Middle East - Israelis and Palestinians: Sunset and Sunrise

The disengagement from Gaza and parts of the West Bank highlights some of Israel’s social, democratic and military strengths and weaknesses. With the settlers gone, bulldozers reducing their former homes to rubble, and the Israeli army out of Gaza for good, the question remains whether the pull-out was an isolated episode or a first step in the long march to peace between Israel and the Palestinians.

The World Today
Published 1 October 2005 Updated 15 October 2020 5 minute READ

Not surprisingly in this decades-long conflict, either option is as probable as the other. In the very immediate future the leadership of Prime Minister Ariel Sharon is under threat. He is in imminent danger of losing both his positions as Likud Party chairman and as Prime Minister. If this happens the Knesset is likely to call new parliamentary elections, producing months of inward-looking Israeli political strife.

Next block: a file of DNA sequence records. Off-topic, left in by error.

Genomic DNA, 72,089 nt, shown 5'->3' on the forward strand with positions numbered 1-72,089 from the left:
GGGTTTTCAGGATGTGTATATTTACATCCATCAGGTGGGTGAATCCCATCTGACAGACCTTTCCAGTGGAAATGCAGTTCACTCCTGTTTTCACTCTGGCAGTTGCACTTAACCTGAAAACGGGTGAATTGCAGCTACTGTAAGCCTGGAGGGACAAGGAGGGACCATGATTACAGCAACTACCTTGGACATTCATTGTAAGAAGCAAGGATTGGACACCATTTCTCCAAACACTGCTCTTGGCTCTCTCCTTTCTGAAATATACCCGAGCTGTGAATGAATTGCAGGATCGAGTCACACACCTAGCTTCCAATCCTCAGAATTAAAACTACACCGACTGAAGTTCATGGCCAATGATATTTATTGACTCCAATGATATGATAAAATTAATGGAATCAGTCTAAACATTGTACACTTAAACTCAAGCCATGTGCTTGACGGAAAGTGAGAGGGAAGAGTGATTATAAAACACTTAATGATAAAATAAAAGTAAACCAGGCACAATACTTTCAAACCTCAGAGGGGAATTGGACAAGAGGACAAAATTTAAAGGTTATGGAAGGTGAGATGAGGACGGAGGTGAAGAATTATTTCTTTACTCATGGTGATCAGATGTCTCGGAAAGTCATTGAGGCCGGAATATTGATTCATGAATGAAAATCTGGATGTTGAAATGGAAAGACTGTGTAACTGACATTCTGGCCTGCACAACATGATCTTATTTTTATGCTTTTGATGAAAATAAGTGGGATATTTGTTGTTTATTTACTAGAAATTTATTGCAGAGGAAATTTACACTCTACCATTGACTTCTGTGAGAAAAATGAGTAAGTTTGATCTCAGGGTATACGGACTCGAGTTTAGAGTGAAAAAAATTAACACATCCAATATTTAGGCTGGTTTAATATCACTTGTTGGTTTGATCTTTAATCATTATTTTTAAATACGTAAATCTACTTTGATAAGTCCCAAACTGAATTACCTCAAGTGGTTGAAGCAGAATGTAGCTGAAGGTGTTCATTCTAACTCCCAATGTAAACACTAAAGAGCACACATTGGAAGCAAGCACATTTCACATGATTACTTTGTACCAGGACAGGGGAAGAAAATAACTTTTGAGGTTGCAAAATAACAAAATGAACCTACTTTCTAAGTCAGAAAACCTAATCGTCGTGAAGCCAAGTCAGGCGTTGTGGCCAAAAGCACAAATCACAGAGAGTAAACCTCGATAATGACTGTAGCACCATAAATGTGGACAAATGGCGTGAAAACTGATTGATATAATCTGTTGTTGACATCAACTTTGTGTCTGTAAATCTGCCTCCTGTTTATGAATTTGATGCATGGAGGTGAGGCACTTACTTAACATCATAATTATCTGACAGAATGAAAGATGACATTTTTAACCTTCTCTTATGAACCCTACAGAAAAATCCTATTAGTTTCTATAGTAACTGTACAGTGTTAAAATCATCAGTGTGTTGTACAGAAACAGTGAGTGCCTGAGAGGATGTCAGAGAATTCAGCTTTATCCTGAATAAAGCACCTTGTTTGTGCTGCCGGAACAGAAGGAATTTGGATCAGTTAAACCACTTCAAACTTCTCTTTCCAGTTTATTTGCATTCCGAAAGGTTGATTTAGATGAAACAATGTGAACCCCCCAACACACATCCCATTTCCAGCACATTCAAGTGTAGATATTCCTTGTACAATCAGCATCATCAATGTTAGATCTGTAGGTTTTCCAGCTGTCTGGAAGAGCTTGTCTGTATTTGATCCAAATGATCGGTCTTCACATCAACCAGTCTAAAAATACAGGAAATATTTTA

The final sunset over the small beachfront settlement of Shirat Hayam was breathtaking, a red ball of fire sinking rapidly into a deep blue sea. But the residents of the doomed community were not at leisure to enjoy their last chance to see the spectacle from their Gaza homes. The handful who had not been dragged, kicking and screaming, onto buses heading out of the occupied Gaza Strip had barricaded themselves behind barbed wire on a rooftop in a last-ditch attempt to defy the might of the Israeli military.

Subscribe to read all issues

Articles from the current issue are free to read by all, the archive is exclusive to magazine subscribers and our members. Subscribe or become a member to view articles from the archive.